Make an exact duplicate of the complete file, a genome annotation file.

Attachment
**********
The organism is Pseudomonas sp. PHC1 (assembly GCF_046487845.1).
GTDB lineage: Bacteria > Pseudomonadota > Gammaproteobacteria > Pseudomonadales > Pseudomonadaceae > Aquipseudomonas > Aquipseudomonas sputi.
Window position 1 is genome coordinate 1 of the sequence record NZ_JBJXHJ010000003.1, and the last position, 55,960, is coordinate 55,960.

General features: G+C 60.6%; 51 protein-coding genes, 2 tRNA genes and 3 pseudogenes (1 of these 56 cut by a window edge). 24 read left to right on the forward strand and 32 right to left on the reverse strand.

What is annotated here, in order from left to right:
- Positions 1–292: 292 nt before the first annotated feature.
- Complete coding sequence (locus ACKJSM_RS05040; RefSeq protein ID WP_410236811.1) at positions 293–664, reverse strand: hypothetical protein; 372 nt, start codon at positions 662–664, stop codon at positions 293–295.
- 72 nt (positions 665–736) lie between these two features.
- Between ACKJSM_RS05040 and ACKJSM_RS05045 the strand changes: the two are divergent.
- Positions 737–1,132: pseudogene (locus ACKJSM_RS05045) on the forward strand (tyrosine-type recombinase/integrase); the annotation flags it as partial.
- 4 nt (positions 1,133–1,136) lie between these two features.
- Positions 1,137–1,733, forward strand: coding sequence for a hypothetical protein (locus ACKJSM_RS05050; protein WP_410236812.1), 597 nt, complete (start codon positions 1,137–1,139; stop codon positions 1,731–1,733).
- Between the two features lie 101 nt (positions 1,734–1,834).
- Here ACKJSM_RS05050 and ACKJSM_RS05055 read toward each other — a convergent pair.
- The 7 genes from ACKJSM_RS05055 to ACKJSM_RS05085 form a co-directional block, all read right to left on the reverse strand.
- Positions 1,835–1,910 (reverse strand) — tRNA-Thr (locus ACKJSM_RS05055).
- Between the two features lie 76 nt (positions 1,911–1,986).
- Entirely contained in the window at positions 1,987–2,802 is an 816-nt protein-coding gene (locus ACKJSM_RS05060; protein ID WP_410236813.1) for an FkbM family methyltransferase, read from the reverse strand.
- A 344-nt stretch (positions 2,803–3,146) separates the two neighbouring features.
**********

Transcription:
The organism is Pseudomonas sp. PHC1 (assembly GCF_046487845.1).
GTDB lineage: Bacteria > Pseudomonadota > Gammaproteobacteria > Pseudomonadales > Pseudomonadaceae > Aquipseudomonas > Aquipseudomonas sputi.
Window position 1 is genome coordinate 1 of the sequence record NZ_JBJXHJ010000003.1, and the last position, 55,960, is coordinate 55,960.

General features: G+C 60.6%; 51 protein-coding genes, 2 tRNA genes and 3 pseudogenes (1 of these 56 cut by a window edge). 24 read left to right on the forward strand and 32 right to left on the reverse strand.

What is annotated here, in order from left to right:
- Positions 1–292: 292 nt before the first annotated feature.
- Complete coding sequence (locus ACKJSM_RS05040; RefSeq protein ID WP_410236811.1) at positions 293–664, reverse strand: hypothetical protein; 372 nt, start codon at positions 662–664, stop codon at positions 293–295.
- 72 nt (positions 665–736) lie between these two features.
- Between ACKJSM_RS05040 and ACKJSM_RS05045 the strand changes: the two are divergent.
- Positions 737–1,132: pseudogene (locus ACKJSM_RS05045) on the forward strand (tyrosine-type recombinase/integrase); the annotation flags it as partial.
- 4 nt (positions 1,133–1,136) lie between these two features.
- Positions 1,137–1,733, forward strand: coding sequence for a hypothetical protein (locus ACKJSM_RS05050; protein WP_410236812.1), 597 nt, complete (start codon positions 1,137–1,139; stop codon positions 1,731–1,733).
- Between the two features lie 101 nt (positions 1,734–1,834).
- Here ACKJSM_RS05050 and ACKJSM_RS05055 read toward each other — a convergent pair.
- The 7 genes from ACKJSM_RS05055 to ACKJSM_RS05085 form a co-directional block, all read right to left on the reverse strand.
- Positions 1,835–1,910 (reverse strand) — tRNA-Thr (locus ACKJSM_RS05055).
- Between the two features lie 76 nt (positions 1,911–1,986).
- Entirely contained in the window at positions 1,987–2,802 is an 816-nt protein-coding gene (locus ACKJSM_RS05060; protein ID WP_410236813.1) for an FkbM family methyltransferase, read from the reverse strand.
- A 344-nt stretch (positions 2,803–3,146) separates the two neighbouring features.